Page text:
Rejecting arguments by the ACLU and EFF, U.S. Circuit Judge Sandra Lynch said basic border searches do not need to be supported by reasonable suspicion and said a warrant requirement would “hamstring” agents at the busy borders. (Nate Raymond / Reuters)
A ransomware operation called RansomExx, which is a rebranded version of the Defray777 ransomware, has hit French health insurance company Mutuelle Nationale des Hospitaliers (MNH) and severely disrupted the company's operations.
MNH posted notices online saying that a cyberattack hit it on February 5th and that computer systems have been disconnected for security reasons. (Lawrence Abrams / Bleeping Computer)
Researchers from Palo Alto’s Unit 42 have discovered a new “highly malleable, highly sophisticated” malware from Chinese hacking group BlackTech they have dubbed Bendy Bear.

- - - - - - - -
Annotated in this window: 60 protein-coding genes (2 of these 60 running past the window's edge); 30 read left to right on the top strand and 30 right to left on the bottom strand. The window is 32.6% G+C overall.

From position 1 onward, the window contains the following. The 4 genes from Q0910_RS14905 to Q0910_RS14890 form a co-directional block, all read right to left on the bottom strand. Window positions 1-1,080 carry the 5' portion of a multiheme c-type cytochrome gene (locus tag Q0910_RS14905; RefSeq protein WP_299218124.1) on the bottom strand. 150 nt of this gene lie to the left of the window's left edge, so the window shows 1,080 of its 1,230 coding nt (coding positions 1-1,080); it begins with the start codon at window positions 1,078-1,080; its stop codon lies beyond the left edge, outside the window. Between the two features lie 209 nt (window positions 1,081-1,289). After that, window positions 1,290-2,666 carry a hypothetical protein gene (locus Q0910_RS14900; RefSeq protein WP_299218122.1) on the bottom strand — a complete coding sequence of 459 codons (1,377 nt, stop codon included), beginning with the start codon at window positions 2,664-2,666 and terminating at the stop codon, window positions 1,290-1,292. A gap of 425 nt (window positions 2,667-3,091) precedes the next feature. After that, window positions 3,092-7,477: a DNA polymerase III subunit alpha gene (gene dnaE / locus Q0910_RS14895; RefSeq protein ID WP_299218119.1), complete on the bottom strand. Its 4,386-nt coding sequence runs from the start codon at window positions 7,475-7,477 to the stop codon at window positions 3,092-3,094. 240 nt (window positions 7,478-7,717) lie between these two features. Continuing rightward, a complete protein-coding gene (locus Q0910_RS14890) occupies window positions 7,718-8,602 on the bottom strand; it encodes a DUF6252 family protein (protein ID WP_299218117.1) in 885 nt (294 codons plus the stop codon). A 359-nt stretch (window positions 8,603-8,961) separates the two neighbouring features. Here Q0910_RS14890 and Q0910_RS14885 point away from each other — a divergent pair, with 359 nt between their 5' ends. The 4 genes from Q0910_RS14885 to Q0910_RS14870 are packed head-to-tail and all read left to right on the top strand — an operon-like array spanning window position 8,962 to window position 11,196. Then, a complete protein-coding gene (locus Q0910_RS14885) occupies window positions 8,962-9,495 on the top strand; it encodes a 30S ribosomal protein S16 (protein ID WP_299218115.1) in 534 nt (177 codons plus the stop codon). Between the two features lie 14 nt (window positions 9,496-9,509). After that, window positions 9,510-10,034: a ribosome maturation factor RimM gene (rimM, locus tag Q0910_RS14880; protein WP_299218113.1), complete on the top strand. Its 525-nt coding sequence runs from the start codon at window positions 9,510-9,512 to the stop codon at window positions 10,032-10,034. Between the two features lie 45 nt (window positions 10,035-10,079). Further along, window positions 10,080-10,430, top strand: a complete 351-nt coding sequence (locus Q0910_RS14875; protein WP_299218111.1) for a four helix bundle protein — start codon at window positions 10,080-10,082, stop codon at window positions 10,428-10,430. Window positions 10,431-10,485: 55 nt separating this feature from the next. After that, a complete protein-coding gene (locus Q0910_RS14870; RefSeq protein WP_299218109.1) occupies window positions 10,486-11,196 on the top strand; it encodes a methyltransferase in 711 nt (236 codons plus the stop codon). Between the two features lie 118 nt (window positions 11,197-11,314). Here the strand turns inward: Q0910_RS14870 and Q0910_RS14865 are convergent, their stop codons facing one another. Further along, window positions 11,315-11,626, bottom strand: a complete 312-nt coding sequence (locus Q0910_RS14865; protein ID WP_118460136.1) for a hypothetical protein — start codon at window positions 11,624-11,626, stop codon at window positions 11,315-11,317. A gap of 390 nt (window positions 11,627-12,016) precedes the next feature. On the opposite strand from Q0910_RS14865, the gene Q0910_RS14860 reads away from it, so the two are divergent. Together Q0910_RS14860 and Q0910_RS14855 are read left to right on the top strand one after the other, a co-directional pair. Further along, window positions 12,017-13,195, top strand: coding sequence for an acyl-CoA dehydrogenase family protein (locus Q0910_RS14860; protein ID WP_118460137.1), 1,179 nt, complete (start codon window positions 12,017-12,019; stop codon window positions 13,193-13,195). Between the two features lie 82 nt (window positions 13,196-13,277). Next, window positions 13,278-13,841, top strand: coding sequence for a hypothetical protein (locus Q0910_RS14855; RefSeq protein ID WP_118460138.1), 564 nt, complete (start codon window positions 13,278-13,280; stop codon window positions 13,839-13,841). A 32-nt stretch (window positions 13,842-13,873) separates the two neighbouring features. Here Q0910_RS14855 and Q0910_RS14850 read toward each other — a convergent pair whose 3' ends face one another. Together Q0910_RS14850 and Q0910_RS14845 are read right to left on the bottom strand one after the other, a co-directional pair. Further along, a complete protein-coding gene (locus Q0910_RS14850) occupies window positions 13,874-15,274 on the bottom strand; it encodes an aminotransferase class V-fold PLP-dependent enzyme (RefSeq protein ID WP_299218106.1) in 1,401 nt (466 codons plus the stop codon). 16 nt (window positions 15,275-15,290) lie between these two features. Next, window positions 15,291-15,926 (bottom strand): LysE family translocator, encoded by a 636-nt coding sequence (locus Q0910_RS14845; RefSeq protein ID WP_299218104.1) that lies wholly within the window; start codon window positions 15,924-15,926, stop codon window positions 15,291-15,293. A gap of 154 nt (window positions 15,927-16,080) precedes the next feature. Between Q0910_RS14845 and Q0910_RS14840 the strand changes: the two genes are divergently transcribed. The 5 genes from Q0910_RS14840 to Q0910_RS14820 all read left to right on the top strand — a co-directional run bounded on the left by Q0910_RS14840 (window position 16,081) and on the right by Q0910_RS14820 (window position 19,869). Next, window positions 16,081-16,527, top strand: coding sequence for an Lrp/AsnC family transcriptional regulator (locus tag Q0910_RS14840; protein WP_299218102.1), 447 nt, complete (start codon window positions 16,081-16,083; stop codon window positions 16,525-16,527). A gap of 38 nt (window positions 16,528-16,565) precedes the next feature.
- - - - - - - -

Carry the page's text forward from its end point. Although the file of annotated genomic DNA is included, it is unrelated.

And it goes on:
Unit 42 says the malware “stands in a class of its own in terms of being one of the most sophisticated, well-engineered and difficult-to-detect samples of shellcode employed by an Advanced Persistent Threat (APT).” (Zach Dorfman / Axios)
The House Homeland Security Committee said it is preparing legislation that would expand the Cybersecurity and Infrastructure Security Agency (CISA) powers, similar to a bill introduced during the last Congress.
That bill aimed to enhance national cybersecurity through the creation of a public-private workforce exchange program and empower CISA through increased stability in leadership positions and funding. During hearings before the Homeland Security Committee, former CISA Director Chris Krebs called for enhanced governance, increased funding, and centralized services offered by CISA. (Ed Roberts / Homeland Preparedness News)